Sonic Makes Big Play In AP With CBL Path Buy

Sonic Healthcare, Ltd, will pay $123.5 million to acquire CBL Path and its AP testing capabilities

CEO SUMMARY: With the announcement that it will purchase CBL Path, Inc., Sonic Healthcare, Ltd., becomes the latest public laboratory company to buy a sizeable presence in the national anatomic pathology (AP) marketplace. For CBL Path, founded in 2003 by ex-Dianon executives and sales professionals, it is the exit strategy for which they have long planned. CBL Path’s sustained growth during the past seven years demonstrates why investors are eager to buy into the anatomic pathology marketplace.

LAST WEEK, IT WAS ANNOUNCED THAT Sonic Healthcare Ltd., of Sydney, Australia, would pay US$123.5 million to acquire CBL Path, Inc., the anatomic pathology (AP) company based in Ocala, Florida.

The sale is expected to close by year end. When it does, it will end the short, seven-year business life of CBL Path. It was 2003 when CBL Path launched business operations. It was formed by a group of executives and sales professionals who had previously worked at Dianon Systems, Inc., prior to its acquisition by Laboratory Corporation of America in January, 2003. (See TDRs, November 18, 2002, and February 10, 2003.)

Currently, CBL Path is 40% owned by Galen Partners, a private equity firm based in Stamford, Connecticut. The balance of CBL Path’s ownership is held by management, staff, and other private investors.

CBL Path’s timing coincided with the strong expansion in anatomic pathology  testing that took place during the past decade. It maintained a steady rate of growth in specimen volume and revenue during the past seven years. Sonic Healthcare disclosed that CBL Path has annual revenues of approximately $80 million. That represents an average rate of growth for CBL Path of about $11.5 million per year between 2003 and 2010.

For Sonic Healthcare, the deal is significant because it immediately propels Sonic into the first rank of national anatomic pathology companies in the United States. It also moves Sonic a big step forward toward the goal of attaining $1 billion in revenue from its laboratory operations in the United States.

At the end of its fiscal year of June 30, 2010, Sonic stated that it had revenue from U.S. operations totaling US$766 million. Adding CBL Path’s annual revenue to that figure would bring Sonic’s total U.S. revenue to $846 million per year.

Another closely-watched aspect of this acquisition will be the price Sonic has agreed to pay for CBL Path. Sonic Healthcare is known to be a careful buyer of clinical laboratories and pathology groups. For, example, during the past two years, it has been outbid for several prime laboratory businesses that were offered for sale.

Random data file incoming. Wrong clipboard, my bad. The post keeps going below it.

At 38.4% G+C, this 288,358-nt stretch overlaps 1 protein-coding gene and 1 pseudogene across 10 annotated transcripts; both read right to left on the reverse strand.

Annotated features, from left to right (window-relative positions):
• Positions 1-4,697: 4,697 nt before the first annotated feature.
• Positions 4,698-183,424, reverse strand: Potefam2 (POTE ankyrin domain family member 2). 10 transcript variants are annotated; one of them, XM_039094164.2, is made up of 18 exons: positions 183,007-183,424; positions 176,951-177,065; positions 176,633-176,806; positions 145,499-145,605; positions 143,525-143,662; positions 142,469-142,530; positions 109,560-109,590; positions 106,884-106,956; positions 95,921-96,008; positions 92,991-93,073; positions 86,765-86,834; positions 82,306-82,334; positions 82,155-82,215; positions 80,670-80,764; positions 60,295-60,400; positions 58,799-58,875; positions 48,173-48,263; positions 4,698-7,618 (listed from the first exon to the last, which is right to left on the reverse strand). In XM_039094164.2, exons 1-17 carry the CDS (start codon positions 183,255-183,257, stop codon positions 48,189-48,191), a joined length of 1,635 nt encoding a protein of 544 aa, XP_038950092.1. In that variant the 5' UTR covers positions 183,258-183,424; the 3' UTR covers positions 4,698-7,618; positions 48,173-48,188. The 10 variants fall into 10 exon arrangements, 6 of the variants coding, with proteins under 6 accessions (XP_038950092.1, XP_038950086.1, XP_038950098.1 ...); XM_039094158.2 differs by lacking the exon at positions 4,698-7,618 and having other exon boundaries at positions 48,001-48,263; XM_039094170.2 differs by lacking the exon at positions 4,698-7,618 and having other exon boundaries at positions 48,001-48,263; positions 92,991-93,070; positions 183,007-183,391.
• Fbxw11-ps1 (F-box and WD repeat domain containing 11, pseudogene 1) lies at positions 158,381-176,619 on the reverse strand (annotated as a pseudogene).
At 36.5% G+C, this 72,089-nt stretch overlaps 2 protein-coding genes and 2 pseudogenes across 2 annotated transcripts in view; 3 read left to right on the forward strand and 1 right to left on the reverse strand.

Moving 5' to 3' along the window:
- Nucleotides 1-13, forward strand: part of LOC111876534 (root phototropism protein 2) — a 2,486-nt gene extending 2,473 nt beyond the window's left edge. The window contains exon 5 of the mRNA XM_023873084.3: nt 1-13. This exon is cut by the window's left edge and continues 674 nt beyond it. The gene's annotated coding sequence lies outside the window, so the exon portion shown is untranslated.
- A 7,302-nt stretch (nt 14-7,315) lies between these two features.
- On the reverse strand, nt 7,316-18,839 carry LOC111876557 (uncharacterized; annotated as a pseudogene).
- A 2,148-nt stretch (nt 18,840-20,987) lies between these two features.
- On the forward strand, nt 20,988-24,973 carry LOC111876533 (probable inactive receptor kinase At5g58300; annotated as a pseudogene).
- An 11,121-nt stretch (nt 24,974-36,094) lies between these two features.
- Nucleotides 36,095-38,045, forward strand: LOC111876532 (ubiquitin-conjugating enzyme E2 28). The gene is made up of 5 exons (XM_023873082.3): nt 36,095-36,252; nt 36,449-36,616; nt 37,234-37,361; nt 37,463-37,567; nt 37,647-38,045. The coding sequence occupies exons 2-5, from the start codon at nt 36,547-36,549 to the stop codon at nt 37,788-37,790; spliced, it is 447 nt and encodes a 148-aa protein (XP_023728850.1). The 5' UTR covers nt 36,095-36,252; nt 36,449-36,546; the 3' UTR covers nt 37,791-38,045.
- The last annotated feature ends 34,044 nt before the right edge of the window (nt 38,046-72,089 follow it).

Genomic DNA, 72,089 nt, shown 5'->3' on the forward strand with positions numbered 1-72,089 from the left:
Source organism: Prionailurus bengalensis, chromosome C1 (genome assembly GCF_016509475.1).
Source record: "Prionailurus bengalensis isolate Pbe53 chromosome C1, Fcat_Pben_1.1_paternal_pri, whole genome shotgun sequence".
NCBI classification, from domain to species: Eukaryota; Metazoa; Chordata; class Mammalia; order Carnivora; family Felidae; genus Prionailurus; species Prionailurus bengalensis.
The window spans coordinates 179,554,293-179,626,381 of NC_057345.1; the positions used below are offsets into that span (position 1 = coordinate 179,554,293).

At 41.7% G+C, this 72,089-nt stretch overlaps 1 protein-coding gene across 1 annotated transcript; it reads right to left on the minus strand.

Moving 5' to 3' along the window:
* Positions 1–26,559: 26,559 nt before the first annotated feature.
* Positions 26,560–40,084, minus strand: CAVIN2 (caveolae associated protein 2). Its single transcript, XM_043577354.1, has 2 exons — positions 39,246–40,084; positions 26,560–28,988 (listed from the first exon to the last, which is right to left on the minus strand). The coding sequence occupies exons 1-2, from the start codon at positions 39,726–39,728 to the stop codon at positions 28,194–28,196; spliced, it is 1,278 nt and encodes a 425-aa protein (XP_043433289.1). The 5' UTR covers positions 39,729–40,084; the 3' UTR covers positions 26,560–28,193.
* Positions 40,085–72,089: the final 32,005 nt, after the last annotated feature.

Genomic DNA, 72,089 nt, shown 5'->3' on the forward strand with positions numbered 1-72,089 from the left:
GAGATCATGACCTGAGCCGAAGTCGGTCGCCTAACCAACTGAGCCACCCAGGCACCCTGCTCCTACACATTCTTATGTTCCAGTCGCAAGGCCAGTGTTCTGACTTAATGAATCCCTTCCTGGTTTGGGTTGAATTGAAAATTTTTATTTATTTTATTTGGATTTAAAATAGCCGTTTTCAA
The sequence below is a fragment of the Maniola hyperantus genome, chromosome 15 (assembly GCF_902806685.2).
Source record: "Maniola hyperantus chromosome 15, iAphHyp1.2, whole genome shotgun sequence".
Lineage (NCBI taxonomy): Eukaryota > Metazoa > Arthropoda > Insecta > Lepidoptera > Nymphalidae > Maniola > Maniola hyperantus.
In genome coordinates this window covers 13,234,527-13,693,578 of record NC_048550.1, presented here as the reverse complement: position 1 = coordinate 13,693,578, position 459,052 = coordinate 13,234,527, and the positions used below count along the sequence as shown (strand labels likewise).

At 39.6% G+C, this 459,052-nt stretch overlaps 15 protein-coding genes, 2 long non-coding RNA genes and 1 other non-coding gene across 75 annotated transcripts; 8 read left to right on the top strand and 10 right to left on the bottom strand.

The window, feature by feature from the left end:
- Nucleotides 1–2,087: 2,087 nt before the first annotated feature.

In studying these transactions, THE DARK REPORT believes that Sonic Healthcare is typically outbid by other buyers when the motive of the seller is primarily to maximize the sales price of the laboratory to be sold. However, when the seller has other considerations, such as protecting the jobs of long-serving lab employees and continuing the name of the laboratory to be sold, Sonic Healthcare is often selected to be the buyer.

In these situations, Sonic’s federation business model works to its advantage. Sonic generally continues to operate the newly-acquired laboratory under its same name and will retain both the management team and laboratory staff without major changes. For some sellers, these are important considerations.

Led by a Pathologist as CEO

Another element should not be overlooked as to why Sonic prevails in some laboratory bidding situations. Sonic consistently points out that it is a laboratory company led by a CEO who is a pathologist. That fact makes it unique among public laboratory companies operating in the United States. Sonic Healthcare also discusses how its corporate culture respects the clinical mission behind laboratory testing and that can be an influencing factor for some sellers.

These observations will help pathologists and pathology practice administrators better understand some factors which may have contributed to CBL Path’s decision to sell to Sonic Healthcare over other interested bidders. The purchase price is $123.5 million. As outlined by Sonic Healthcare, this represents a multiple of approximately eight times EBIDTA (earnings before interest, depreciation, taxes, and amortization). That implies an EBITDA of $15.5 million, based on CBL Path’s annual revenues of about $80 million.

1.5 Times Annual Revenue

The $123.5 purchase is also about 1.5 times annual revenue. Both of these figures point to a sales price in line with a number of laboratory acquisitions during the past 36 months.

It is reasonable to speculate that several strategic factors helped tip the scales in Sonic’s favor as the eventual buyer. First, it would intend to operate CBL Path under its existing name, existing management team, and existing network of laboratory facilities. That is consistent with its federation model. For a management team interested in continuing with CBL Path post-acquisition, this would be highly attractive.

Second, both buyer and seller have commented on the expected synergies that would come from combining the two operations. Sonic identified these synergies in its press release, writing that “Sonic currently has clinical laboratory operations in eight of the 10 States from which the majority of CBL Path’s revenue is sourced.”

At a minimum, the Sonic/CBL Path transaction sets up two changes in today’s lab testing marketplace. First, it immediately gives Sonic Health a substantial volume of AP specimens and revenue. Second, it removes one more independent laboratory company from the competitive marketplace.

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